I never know what to write on this Shabbat between Yom Hashoah, Yom Hazikaron, Remembrance Day for the dead in Israel’s wars, and Yom Ha’Atzmaut, Israel’s Independence Day. Seventy-five years have passed since the bitter battle for Jerusalem so vividly recalled by my father, whose Yahrzeit falls this week.
And this weekend also brings Earth Day, founded in 1970 to inspire love and protection for our planet, which will involve a billion people in thousands of local and global activities. I get notices about it from all around the world, from organisations Jewish, religious, secular and practical every day.
I’ve written my share of difficult things this week (links below). So instead, I’m going to write about love, – love of the earth and its beauty, but as felt by holocaust survivors, and those who’ve struggled for Israel’s land and soul, then and now.
These are novelist Aharon Appelfeld’s memories of his grandparents in rural Bukhovina, before all his family perished, and he, just a child, fled:
The walk to the synagogue is long and full of wonders. A horse stands in astonishment… Not far from them a foal is rolling on the grass. There is astonishment in the dozens of pairs of eyes of the horses, sheep, and goats who are all following the foal’s movements, happy that it’s back on its feet. Grandfather walks in silence, but his silence is not frightening. [In the synagogue] the prayers are conducted in whispers. This is the home of God and people come here in order to sense His presence… (The Story of a Life, p. 9 -10)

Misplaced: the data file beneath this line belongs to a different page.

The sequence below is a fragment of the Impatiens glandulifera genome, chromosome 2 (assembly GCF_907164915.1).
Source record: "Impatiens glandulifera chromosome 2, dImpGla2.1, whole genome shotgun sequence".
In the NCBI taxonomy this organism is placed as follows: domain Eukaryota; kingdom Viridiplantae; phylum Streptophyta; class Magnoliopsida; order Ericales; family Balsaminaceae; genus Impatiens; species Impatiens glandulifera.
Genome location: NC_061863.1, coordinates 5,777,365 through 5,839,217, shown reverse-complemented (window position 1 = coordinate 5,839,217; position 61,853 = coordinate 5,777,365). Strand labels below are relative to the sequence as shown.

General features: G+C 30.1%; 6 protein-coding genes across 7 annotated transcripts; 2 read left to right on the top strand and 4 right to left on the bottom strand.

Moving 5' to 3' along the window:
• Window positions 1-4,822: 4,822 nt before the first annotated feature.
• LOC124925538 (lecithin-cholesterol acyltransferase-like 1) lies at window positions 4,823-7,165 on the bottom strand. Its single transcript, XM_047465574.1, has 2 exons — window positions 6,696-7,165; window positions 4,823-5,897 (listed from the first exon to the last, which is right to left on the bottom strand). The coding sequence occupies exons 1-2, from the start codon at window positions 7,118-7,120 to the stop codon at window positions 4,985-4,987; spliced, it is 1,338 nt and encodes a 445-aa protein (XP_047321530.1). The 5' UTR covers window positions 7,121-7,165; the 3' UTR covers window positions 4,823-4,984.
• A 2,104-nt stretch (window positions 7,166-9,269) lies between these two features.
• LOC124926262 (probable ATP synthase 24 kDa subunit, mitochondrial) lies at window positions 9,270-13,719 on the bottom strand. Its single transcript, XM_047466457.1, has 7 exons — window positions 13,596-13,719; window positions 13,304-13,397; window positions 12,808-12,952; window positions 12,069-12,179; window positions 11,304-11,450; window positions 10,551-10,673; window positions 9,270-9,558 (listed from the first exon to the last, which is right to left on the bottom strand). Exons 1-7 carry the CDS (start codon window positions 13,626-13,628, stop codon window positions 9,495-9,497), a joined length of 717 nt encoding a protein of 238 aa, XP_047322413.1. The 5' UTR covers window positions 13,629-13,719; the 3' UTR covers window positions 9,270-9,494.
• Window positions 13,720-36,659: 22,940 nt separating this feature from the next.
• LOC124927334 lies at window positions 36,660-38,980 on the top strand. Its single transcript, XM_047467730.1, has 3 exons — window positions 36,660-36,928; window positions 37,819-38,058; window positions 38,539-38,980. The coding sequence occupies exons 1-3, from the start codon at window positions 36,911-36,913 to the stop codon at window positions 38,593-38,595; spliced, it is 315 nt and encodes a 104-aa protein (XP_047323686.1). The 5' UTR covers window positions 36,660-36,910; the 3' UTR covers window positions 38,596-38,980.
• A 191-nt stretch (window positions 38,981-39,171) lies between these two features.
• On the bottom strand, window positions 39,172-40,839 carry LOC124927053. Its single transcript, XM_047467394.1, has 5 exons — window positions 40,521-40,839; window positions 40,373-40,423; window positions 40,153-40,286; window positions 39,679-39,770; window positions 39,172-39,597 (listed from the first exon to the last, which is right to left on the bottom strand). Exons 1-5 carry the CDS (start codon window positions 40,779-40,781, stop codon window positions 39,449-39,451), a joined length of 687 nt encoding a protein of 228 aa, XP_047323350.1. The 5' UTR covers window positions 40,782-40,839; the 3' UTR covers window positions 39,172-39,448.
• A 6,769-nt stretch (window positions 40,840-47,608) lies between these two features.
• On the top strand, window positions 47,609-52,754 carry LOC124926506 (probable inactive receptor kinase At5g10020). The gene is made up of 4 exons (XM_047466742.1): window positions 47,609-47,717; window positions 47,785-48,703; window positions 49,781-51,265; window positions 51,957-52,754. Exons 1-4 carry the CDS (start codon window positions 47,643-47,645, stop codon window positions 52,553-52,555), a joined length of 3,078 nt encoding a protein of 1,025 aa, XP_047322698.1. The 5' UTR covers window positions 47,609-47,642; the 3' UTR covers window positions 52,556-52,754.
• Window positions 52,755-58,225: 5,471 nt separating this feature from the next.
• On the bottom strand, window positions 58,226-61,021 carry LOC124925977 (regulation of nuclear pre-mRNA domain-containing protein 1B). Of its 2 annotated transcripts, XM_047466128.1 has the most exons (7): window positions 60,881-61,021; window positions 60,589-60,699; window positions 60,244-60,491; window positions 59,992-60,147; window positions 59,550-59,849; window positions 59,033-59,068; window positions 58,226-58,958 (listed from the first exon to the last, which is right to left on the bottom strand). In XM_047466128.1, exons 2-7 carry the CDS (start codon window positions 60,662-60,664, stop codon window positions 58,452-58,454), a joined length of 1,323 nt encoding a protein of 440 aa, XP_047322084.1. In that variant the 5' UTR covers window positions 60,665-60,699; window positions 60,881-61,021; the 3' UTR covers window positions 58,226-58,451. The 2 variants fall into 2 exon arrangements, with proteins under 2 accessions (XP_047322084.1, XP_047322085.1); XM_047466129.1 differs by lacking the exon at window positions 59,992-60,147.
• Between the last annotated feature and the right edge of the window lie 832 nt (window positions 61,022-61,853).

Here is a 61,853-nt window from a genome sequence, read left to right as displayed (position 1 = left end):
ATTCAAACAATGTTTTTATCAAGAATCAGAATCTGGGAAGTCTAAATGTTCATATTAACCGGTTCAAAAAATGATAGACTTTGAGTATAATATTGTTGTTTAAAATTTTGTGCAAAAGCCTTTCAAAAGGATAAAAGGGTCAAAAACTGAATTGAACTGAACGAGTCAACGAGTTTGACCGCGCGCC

This is Gerda Weissman-Klein, writing of her hometown Bielitz in 1940, before she lost everything:
What a lovely sunny morning it was! The buttercups were out, and there were violets down in the moist part of the garden near the pond, along with lilies-of-the-valley. On the afternoon of my birthday a warm, scented rain, so typical of May, fell…(All But My Life, p. 43)
Meanwhile in Mandate Palestine my Great-Uncle Alfred, who would lose his life in ’48, wrote after a holiday in 1943:
We saw another part of our beautiful countryside, the whole strip of land along the coast is like one flowering, fertile garden. If they let us work in peace and quiet…we’d soon have one of the most beautiful countries in the world.
Evidently the trees, lovingly planted by early pioneers as described in the famous poem by Rachel, had taken root and offered shade:
I have not sung to you, my land / or glorified your name
With deeds of valour, the spoils of battle.
There’s just a tree my hands have planted / by the Jordan’s quiet banks,
A path my feet have trod / across your fields. (El Artsi)
Then here, in 2006, is David Shulman, originally from the States and drawn to Israel through love of the country, after numerous vigils in the hills alongside Palestinian shepherds:
What is real is this moment, these people, the sliver of moon in the summer sky, the Passsiflora tree in the courtyard, the crimson wine, the inevitable sweetness of confusion, the musical murmur of the words, and the profound, ironic happiness of doing what is right in circumstances of rooted, inherent, unresolvable ambiguity…(Dark Hope: Working for Peace in Israel and Palestine, p. 212)
Whoever we are, whatever our views and allegiances, may we work for love of this world and love of life.